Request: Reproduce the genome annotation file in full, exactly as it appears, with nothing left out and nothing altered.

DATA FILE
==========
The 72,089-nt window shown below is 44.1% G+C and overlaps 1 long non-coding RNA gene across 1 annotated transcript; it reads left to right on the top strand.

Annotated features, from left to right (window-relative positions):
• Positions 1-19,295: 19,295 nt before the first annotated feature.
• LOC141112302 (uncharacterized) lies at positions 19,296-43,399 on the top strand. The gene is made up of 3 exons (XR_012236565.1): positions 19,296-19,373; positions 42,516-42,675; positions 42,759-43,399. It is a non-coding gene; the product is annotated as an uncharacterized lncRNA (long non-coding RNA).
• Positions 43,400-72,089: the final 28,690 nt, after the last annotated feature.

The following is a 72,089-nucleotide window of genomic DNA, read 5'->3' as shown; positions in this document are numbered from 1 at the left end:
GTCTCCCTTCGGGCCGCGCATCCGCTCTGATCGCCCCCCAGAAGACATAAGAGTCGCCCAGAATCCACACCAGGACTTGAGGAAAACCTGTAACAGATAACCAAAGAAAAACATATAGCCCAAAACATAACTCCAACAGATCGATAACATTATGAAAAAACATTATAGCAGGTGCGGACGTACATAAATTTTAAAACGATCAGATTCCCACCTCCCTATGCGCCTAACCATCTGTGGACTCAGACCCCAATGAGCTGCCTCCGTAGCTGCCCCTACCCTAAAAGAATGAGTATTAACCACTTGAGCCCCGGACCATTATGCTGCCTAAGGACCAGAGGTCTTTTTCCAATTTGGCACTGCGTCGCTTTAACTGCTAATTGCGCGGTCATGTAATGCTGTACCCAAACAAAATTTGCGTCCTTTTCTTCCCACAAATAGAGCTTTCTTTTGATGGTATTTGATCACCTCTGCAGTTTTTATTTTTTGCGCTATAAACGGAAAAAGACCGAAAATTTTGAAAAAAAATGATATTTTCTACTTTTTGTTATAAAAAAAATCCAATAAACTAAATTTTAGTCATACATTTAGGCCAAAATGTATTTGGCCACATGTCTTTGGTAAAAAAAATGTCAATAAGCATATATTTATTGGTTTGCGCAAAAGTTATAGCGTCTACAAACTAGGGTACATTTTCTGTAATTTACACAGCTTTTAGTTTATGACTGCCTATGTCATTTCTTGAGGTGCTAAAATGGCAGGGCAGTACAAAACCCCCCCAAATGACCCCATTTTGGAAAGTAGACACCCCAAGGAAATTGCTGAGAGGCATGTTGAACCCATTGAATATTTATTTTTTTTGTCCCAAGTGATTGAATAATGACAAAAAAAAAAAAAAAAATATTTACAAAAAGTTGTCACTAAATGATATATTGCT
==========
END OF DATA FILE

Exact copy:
The 72,089-nt window shown below is 44.1% G+C and overlaps 1 long non-coding RNA gene across 1 annotated transcript; it reads left to right on the top strand.

Annotated features, from left to right (window-relative positions):
• Positions 1-19,295: 19,295 nt before the first annotated feature.
• LOC141112302 (uncharacterized) lies at positions 19,296-43,399 on the top strand. The gene is made up of 3 exons (XR_012236565.1): positions 19,296-19,373; positions 42,516-42,675; positions 42,759-43,399. It is a non-coding gene; the product is annotated as an uncharacterized lncRNA (long non-coding RNA).
• Positions 43,400-72,089: the final 28,690 nt, after the last annotated feature.

The following is a 72,089-nucleotide window of genomic DNA, read 5'->3' as shown; positions in this document are numbered from 1 at the left end:
GTCTCCCTTCGGGCCGCGCATCCGCTCTGATCGCCCCCCAGAAGACATAAGAGTCGCCCAGAATCCACACCAGGACTTGAGGAAAACCTGTAACAGATAACCAAAGAAAAACATATAGCCCAAAACATAACTCCAACAGATCGATAACATTATGAAAAAACATTATAGCAGGTGCGGACGTACATAAATTTTAAAACGATCAGATTCCCACCTCCCTATGCGCCTAACCATCTGTGGACTCAGACCCCAATGAGCTGCCTCCGTAGCTGCCCCTACCCTAAAAGAATGAGTATTAACCACTTGAGCCCCGGACCATTATGCTGCCTAAGGACCAGAGGTCTTTTTCCAATTTGGCACTGCGTCGCTTTAACTGCTAATTGCGCGGTCATGTAATGCTGTACCCAAACAAAATTTGCGTCCTTTTCTTCCCACAAATAGAGCTTTCTTTTGATGGTATTTGATCACCTCTGCAGTTTTTATTTTTTGCGCTATAAACGGAAAAAGACCGAAAATTTTGAAAAAAAATGATATTTTCTACTTTTTGTTATAAAAAAAATCCAATAAACTAAATTTTAGTCATACATTTAGGCCAAAATGTATTTGGCCACATGTCTTTGGTAAAAAAAATGTCAATAAGCATATATTTATTGGTTTGCGCAAAAGTTATAGCGTCTACAAACTAGGGTACATTTTCTGTAATTTACACAGCTTTTAGTTTATGACTGCCTATGTCATTTCTTGAGGTGCTAAAATGGCAGGGCAGTACAAAACCCCCCCAAATGACCCCATTTTGGAAAGTAGACACCCCAAGGAAATTGCTGAGAGGCATGTTGAACCCATTGAATATTTATTTTTTTTGTCCCAAGTGATTGAATAATGACAAAAAAAAAAAAAAAAATATTTACAAAAAGTTGTCACTAAATGATATATTGCT